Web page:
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Antonio de Valverde Cosío

By Richard Flint and Shirley Cushing Flint



A major player in the re-conquest of New Mexico in the 1690s under Diego de Vargas was Antonio de Valverde Cosío. He became interim governor of the province in 1715 and was named to the post in his own right in 1718. He served until 1722. Since the re-conquest, Spanish New Mexico had continued to be plagued by periodic raids by Comanches and other semi-nomadic Plains Indians. In fact, the intensity and frequency of such attacks had increased. Valverde and other leaders of the provincial government were convinced that French agents were supplying the raiders and even directing their movements against New Mexico. Much of Valverde's term was spent trying to ascertain the extent of French penetration of the Great Plains and to block their further encroachment on Spanish-claimed territory.

As part of that strategy the viceroy in Mexico City directed Valverde to establish a mission among the Jicarilla Apaches near what is today the town of Cimarron and a presidio at El Cuartelojo, in what is now western Kansas. Rather than take either of those steps, the governor and his advisors decided on a retaliatory campaign against Comanches who had recently raided New Mexico. It was assumed that while on the campaign the soldiers would pick up intelligence about French activities.

In September 1719 Valverde himself led a party of 100 soldiers and 500 Pueblo allies out of Santa Fe, headed first to Taos. The troop crossed the Sangre de Cristo Mountains and then turned north along the eastern foothills of Colorado's Front Range. Repeatedly, they encountered bands of Apaches who complained of attacks against them by Comanches. Turning east, Valverde reached the modern Arkansas River in eastern Colorado without ever engaging Comanches. Apaches told of five French settlements among the Pawnee to the northeast. Valverde promised to expel the French and put an end to Comanche raids. But with the impending winter, the soldiers and their allies turned about and returned to Santa Fe.

Valverde sent an alarming report of French presence to the viceroy, a report made all the more disturbing because war had been declared between Spain and France in Europe. The viceroy sent a return message north, instructing Valverde to fortify El Cuartelejo. In response, the governor wrote that he was "prepared to attend to the matter personally, or my lieutenant general will do so."

Pedro de Villasur, Valverde's lieutenant governor and friend, had been a resident at El Paso at least as early as 1684 and made his way north to Santa Fe after the re-conquest. By 1719, he had been in Santa Fe at least five years, commanding its presidio. During the spring of 1720 preparations were made, under orders from the viceroy and Valverde, for a new campaign that he would lead. It was "to discover by means of the infidel [non-Christian Indian] nations if there were any French established in these regions." Indeed, French traders had been entering the territory west of the Mississippi River since at least 1703.

Villasur's expedition, comprising somewhat over a hundred men, both Hispanos and Pueblo Indians, finally got underway in July 1720. Having reached El Cuartelejo without incident, the force pushed on toward the northeast, the direction of the rumored French settlements.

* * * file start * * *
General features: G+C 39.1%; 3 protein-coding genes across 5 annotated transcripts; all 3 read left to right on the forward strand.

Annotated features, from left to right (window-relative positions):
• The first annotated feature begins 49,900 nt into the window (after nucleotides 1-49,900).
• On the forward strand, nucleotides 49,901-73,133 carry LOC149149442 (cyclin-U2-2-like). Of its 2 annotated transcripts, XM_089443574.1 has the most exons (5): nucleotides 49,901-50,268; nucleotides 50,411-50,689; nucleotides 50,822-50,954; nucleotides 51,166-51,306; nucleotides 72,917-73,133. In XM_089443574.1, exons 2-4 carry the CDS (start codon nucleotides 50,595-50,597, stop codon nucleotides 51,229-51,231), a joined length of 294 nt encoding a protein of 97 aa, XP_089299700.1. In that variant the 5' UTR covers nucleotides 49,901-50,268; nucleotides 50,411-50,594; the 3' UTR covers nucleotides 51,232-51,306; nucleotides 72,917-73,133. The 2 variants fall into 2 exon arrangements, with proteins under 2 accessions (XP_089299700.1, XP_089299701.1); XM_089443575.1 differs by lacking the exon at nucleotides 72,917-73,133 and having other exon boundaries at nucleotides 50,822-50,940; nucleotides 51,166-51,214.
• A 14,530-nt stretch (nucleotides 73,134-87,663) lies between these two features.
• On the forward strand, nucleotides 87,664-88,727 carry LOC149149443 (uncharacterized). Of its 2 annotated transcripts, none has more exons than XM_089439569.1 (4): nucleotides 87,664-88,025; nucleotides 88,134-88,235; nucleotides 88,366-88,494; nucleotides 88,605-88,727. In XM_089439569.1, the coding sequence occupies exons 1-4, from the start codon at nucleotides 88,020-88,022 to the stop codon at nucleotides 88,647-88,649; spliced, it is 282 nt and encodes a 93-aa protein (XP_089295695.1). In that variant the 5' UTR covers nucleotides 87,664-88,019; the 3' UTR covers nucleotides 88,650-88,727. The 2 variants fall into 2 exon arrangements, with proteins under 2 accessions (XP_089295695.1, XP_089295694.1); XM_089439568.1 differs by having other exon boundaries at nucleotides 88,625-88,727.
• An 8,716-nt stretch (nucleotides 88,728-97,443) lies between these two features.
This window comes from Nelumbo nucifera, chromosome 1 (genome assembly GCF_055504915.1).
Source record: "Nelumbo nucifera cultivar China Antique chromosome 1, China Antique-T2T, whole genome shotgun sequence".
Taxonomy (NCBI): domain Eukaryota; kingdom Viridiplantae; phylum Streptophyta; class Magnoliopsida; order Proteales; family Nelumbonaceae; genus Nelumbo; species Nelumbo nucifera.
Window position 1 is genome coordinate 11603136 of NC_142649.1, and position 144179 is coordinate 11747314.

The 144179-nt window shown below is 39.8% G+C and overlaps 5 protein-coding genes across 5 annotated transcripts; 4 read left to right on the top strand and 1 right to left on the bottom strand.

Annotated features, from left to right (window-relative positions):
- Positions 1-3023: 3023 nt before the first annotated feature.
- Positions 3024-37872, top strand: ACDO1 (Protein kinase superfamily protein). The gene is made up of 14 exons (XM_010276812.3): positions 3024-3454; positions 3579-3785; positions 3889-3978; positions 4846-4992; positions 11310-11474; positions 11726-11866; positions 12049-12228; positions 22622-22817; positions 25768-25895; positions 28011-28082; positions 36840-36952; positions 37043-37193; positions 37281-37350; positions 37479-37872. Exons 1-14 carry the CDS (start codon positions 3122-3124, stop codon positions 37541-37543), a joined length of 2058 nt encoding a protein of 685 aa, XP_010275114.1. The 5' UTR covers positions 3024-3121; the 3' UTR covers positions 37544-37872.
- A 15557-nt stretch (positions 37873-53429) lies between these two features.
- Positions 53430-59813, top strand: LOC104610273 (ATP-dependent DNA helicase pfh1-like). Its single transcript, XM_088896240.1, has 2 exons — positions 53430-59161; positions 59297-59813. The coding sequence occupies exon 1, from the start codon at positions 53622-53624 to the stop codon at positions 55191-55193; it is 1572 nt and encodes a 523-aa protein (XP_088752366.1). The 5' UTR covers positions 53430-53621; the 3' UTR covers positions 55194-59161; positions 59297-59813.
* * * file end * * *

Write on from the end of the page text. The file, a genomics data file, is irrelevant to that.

In what is now central Nebraska, at the junction of the Loup and Platte Rivers, the Spanish-led force came upon a large band of Pawnees, "singing and dancing." When visited by an Indian from the expedition, the Pawnees rebuffed his gestures of friendship, frightening him so that he fled. Villasur and his men established themselves at the distance of several leagues from the Pawnee camp. Then they moved their camp closer until they were just across a stream from the Pawnees and once again the native intermediary from the expedition made contact with the Pawnees.

Although the emissary did not return, a party of Pawnees came to the expedition's camp, seemingly with peaceful intent. Juan Archibeque was asked by Villasur to write a note addressed to any Frenchmen who might be in the Pawnee camp. Archibeque was a French survivor of the La Salle colony that attempted to establish itself in East Texas in the1680s but had lived in Spanish New Mexico for years. That afternoon, a group of Pueblo allies of the expedition were taken captive while bathing in the river. Then during the ensuing night, the sounds of people crossing through the water were heard.

The next morning, as the Villasur party was preparing to mount and move forward, several hundred Pawnee and Oto warriors attacked from ambush. In the resulting chaos, 34 soldiers and a dozen Pueblo allies died, a little less than half the force. Among the dead were Villasur himself and Juan Archibeque. Those who survived the attack on the Platte River fled back to Santa Fe, arriving there nearly two months after the battle.

Most of the written, firsthand, accounts of the expedition were lost during the battle however, Felipe de Tamarís, a young presidial soldier and Villasur expedition survivor retained a portion of what remained of Villasur's journal. He wrote a version of it from memory. It may have been at this same time that a painting of the battle was made, based on the testimony of Tamarís and other eyewitnesses.